'Brexit paralysis' could lead to United Kingdom remaining in European Union, warns Jeremy Hunt

Blanche Robertson
January 13, 2019

Writing in the Sunday Express, Mrs May pleaded with MPs to back her Brexit deal in Tuesday's crunch Commons vote.

It came after the Prime Minister warned of a "catastrophic and unforgivable" breach of trust in democracy if her exit plan is defeated and the United Kingdom remains in the EU.

Lawmakers fired ominous warning shots this week, voting to force May to quickly set out an alternative plan for Brexit if it is beaten.

"If the UK is a genuine partnership of nations it is essential that the views of the people of Scotland, the Scottish Parliament and Scottish Government are taken seriously, and not ignored, when the vote on the UK Government's deal takes place on Tuesday".

While Brexit Secretary Steve Barclay said there had been "some movement" from MPs to support the agreement which is widely expected to be defeated, he said he thought that if it fell the Commons would eventually support something "along the lines of this deal".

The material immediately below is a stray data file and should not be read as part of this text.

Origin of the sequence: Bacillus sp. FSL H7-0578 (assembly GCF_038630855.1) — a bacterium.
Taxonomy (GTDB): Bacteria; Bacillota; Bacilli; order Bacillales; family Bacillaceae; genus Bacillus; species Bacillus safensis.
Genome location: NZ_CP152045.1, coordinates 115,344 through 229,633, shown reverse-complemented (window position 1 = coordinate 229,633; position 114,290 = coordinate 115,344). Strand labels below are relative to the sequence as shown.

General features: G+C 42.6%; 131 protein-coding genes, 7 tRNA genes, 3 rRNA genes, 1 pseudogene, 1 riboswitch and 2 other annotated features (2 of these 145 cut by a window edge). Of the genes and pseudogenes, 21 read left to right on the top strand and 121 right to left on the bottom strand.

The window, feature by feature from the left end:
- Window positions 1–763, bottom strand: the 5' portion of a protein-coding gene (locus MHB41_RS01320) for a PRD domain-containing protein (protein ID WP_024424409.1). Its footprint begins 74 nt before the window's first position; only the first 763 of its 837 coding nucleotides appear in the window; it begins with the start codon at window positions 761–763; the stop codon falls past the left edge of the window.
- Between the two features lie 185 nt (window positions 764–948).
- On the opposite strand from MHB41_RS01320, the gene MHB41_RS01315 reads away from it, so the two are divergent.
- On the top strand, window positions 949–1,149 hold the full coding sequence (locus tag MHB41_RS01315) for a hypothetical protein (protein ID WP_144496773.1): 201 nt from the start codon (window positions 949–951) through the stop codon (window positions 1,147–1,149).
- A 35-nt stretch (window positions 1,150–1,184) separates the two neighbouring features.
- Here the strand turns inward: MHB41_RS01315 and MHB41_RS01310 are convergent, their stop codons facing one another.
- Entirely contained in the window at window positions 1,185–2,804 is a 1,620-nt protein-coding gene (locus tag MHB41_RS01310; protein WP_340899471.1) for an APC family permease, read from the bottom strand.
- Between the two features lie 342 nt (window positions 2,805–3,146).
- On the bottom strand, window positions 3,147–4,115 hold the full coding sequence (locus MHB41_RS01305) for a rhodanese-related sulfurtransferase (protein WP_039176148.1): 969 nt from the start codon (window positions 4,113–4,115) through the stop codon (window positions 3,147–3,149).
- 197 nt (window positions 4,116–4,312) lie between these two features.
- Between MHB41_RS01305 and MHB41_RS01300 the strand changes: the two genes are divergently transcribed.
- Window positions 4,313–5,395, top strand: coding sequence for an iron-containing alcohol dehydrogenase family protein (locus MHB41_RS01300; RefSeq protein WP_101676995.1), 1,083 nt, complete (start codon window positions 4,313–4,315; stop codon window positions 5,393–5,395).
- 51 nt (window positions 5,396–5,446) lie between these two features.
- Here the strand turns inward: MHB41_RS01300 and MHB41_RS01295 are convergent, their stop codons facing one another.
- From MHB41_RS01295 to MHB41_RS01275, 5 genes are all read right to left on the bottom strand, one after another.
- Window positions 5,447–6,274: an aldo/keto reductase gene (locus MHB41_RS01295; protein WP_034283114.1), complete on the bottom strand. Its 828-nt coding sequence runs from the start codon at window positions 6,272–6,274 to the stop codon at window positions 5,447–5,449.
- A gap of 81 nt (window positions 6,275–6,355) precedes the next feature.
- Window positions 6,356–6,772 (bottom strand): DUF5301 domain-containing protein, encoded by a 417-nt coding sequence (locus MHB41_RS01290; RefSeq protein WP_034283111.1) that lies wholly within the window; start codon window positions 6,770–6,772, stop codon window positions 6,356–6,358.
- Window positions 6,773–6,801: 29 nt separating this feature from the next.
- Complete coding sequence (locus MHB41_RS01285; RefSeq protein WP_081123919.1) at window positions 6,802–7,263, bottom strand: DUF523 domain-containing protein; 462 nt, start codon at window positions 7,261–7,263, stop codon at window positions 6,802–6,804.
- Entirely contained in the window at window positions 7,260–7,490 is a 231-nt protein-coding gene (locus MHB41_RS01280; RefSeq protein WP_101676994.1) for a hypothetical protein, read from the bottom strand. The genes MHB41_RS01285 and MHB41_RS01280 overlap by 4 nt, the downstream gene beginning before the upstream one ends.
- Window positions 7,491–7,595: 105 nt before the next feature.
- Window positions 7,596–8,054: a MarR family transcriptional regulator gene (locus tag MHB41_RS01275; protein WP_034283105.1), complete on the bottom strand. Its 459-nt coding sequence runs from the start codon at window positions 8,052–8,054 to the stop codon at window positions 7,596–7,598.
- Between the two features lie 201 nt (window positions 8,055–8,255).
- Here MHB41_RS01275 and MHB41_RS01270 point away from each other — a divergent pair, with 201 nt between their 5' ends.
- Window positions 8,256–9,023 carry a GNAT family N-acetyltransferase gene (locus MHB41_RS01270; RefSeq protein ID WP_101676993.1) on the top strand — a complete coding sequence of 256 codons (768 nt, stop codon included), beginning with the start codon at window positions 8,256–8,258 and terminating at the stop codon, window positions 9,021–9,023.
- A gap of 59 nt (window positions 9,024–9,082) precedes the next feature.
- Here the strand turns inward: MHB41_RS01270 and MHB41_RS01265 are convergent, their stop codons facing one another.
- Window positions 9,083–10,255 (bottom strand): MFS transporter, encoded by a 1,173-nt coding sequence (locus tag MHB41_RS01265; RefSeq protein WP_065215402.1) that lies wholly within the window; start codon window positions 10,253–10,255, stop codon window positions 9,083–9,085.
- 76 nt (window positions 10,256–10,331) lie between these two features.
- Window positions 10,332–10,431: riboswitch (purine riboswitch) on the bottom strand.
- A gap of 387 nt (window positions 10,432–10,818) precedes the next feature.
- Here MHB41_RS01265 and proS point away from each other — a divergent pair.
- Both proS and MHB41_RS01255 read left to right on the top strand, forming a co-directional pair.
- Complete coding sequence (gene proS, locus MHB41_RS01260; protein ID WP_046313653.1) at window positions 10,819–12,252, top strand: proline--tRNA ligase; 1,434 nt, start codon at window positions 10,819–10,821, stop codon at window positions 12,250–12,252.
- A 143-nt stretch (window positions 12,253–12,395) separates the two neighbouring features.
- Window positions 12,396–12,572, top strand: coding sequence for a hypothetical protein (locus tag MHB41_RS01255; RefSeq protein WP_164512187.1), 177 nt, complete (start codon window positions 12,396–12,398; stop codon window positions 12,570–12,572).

"Some of you put your trust in the political process for the first time in decades".

"And there is a problem that if you have a referendum and you tell everybody that you're going to observe the result and do what the people decide, the referendum was not about trade agreements, it was about whether as a country we want to take our own decisions in the world".

"So my message to Parliament this weekend is simple: It is time to forget the games and do what is right for our country".

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"Doing so would be a catastrophic and unforgivable breach of trust in our democracy", May said.

The Sunday Times said a group of senior cross-party backbench rebels are now plotting to change House of Commons rules to enable them to override government business if the deal falls.

It said Downing Street was "extremely concerned" about the possibility, which could see lawmakers then delay Brexit through new legislation.

In the first, MPs backed an amendment aimed at making it more hard to leave the European Union without a deal.

He used an article in the Sunday Telegraph to urge MPs to vote down Mrs May's "bad" deal to send a message to Brussels that the United Kingdom "will not be bullied".

He added: "My own view is that I would rather get a negotiated deal now if we can to stop the danger of a no-deal exit from the European Union on 29 March which would be catastrophic for industry, catastrophic for trade".

Labour peer Lord Andrew Adonis, who is a prominent Remainer, slammed Grayling and in a tweet wrote: "At the end of Brexit there should a one clause bill banning Grayling from holding any further public office ... unless of course it's overturned by a people's vote".

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